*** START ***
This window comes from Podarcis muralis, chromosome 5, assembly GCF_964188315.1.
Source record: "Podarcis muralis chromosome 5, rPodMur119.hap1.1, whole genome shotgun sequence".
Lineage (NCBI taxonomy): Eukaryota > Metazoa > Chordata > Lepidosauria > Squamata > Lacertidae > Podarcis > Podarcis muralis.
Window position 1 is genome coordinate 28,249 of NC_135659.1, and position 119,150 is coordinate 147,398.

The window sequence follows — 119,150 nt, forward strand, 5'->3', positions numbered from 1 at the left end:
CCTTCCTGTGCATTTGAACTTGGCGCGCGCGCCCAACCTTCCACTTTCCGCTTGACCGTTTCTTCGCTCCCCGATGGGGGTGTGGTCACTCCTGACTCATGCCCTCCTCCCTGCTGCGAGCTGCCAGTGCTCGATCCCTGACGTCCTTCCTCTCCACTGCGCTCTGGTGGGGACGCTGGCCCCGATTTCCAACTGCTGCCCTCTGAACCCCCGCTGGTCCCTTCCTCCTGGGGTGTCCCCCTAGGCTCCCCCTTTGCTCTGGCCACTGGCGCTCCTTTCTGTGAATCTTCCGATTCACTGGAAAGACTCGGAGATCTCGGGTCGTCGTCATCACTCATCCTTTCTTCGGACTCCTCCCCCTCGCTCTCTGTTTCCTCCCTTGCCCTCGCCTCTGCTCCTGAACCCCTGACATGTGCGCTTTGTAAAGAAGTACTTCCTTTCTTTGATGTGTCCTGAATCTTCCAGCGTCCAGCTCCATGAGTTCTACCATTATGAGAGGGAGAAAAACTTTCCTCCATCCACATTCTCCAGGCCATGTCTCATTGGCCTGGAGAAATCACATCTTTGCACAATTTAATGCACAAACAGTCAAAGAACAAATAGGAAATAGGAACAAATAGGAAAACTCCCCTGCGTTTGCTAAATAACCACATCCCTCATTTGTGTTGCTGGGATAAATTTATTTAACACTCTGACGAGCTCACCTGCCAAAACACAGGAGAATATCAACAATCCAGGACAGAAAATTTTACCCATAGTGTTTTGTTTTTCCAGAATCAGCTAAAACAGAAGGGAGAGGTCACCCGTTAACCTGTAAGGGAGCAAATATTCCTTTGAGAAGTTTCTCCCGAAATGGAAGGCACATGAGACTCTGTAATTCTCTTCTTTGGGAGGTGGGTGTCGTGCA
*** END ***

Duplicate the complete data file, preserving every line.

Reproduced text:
This window comes from Podarcis muralis, chromosome 5, assembly GCF_964188315.1.
Source record: "Podarcis muralis chromosome 5, rPodMur119.hap1.1, whole genome shotgun sequence".
Lineage (NCBI taxonomy): Eukaryota > Metazoa > Chordata > Lepidosauria > Squamata > Lacertidae > Podarcis > Podarcis muralis.
Window position 1 is genome coordinate 28,249 of NC_135659.1, and position 119,150 is coordinate 147,398.

The window sequence follows — 119,150 nt, forward strand, 5'->3', positions numbered from 1 at the left end:
CCTTCCTGTGCATTTGAACTTGGCGCGCGCGCCCAACCTTCCACTTTCCGCTTGACCGTTTCTTCGCTCCCCGATGGGGGTGTGGTCACTCCTGACTCATGCCCTCCTCCCTGCTGCGAGCTGCCAGTGCTCGATCCCTGACGTCCTTCCTCTCCACTGCGCTCTGGTGGGGACGCTGGCCCCGATTTCCAACTGCTGCCCTCTGAACCCCCGCTGGTCCCTTCCTCCTGGGGTGTCCCCCTAGGCTCCCCCTTTGCTCTGGCCACTGGCGCTCCTTTCTGTGAATCTTCCGATTCACTGGAAAGACTCGGAGATCTCGGGTCGTCGTCATCACTCATCCTTTCTTCGGACTCCTCCCCCTCGCTCTCTGTTTCCTCCCTTGCCCTCGCCTCTGCTCCTGAACCCCTGACATGTGCGCTTTGTAAAGAAGTACTTCCTTTCTTTGATGTGTCCTGAATCTTCCAGCGTCCAGCTCCATGAGTTCTACCATTATGAGAGGGAGAAAAACTTTCCTCCATCCACATTCTCCAGGCCATGTCTCATTGGCCTGGAGAAATCACATCTTTGCACAATTTAATGCACAAACAGTCAAAGAACAAATAGGAAATAGGAACAAATAGGAAAACTCCCCTGCGTTTGCTAAATAACCACATCCCTCATTTGTGTTGCTGGGATAAATTTATTTAACACTCTGACGAGCTCACCTGCCAAAACACAGGAGAATATCAACAATCCAGGACAGAAAATTTTACCCATAGTGTTTTGTTTTTCCAGAATCAGCTAAAACAGAAGGGAGAGGTCACCCGTTAACCTGTAAGGGAGCAAATATTCCTTTGAGAAGTTTCTCCCGAAATGGAAGGCACATGAGACTCTGTAATTCTCTTCTTTGGGAGGTGGGTGTCGTGCA